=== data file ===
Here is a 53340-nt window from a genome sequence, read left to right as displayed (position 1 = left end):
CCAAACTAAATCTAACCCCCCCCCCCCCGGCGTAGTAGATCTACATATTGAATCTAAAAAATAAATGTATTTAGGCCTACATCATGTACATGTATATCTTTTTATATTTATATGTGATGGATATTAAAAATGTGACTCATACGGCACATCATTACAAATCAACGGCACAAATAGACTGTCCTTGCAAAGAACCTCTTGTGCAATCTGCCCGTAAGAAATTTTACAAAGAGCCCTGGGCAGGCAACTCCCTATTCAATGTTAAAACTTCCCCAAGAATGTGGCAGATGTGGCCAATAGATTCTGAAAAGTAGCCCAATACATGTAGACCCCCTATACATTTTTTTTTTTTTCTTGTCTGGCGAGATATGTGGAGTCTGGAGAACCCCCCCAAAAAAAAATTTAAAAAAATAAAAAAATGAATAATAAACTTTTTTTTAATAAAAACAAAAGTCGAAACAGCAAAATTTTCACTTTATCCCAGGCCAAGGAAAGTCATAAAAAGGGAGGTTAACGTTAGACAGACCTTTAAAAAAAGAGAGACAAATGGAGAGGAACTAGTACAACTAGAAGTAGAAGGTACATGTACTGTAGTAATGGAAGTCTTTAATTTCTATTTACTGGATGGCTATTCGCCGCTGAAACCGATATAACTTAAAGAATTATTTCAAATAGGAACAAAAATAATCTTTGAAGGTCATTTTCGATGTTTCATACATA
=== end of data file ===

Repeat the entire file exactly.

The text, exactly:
Here is a 53340-nt window from a genome sequence, read left to right as displayed (position 1 = left end):
CCAAACTAAATCTAACCCCCCCCCCCCCGGCGTAGTAGATCTACATATTGAATCTAAAAAATAAATGTATTTAGGCCTACATCATGTACATGTATATCTTTTTATATTTATATGTGATGGATATTAAAAATGTGACTCATACGGCACATCATTACAAATCAACGGCACAAATAGACTGTCCTTGCAAAGAACCTCTTGTGCAATCTGCCCGTAAGAAATTTTACAAAGAGCCCTGGGCAGGCAACTCCCTATTCAATGTTAAAACTTCCCCAAGAATGTGGCAGATGTGGCCAATAGATTCTGAAAAGTAGCCCAATACATGTAGACCCCCTATACATTTTTTTTTTTTTCTTGTCTGGCGAGATATGTGGAGTCTGGAGAACCCCCCCAAAAAAAAATTTAAAAAAATAAAAAAATGAATAATAAACTTTTTTTTAATAAAAACAAAAGTCGAAACAGCAAAATTTTCACTTTATCCCAGGCCAAGGAAAGTCATAAAAAGGGAGGTTAACGTTAGACAGACCTTTAAAAAAAGAGAGACAAATGGAGAGGAACTAGTACAACTAGAAGTAGAAGGTACATGTACTGTAGTAATGGAAGTCTTTAATTTCTATTTACTGGATGGCTATTCGCCGCTGAAACCGATATAACTTAAAGAATTATTTCAAATAGGAACAAAAATAATCTTTGAAGGTCATTTTCGATGTTTCATACATA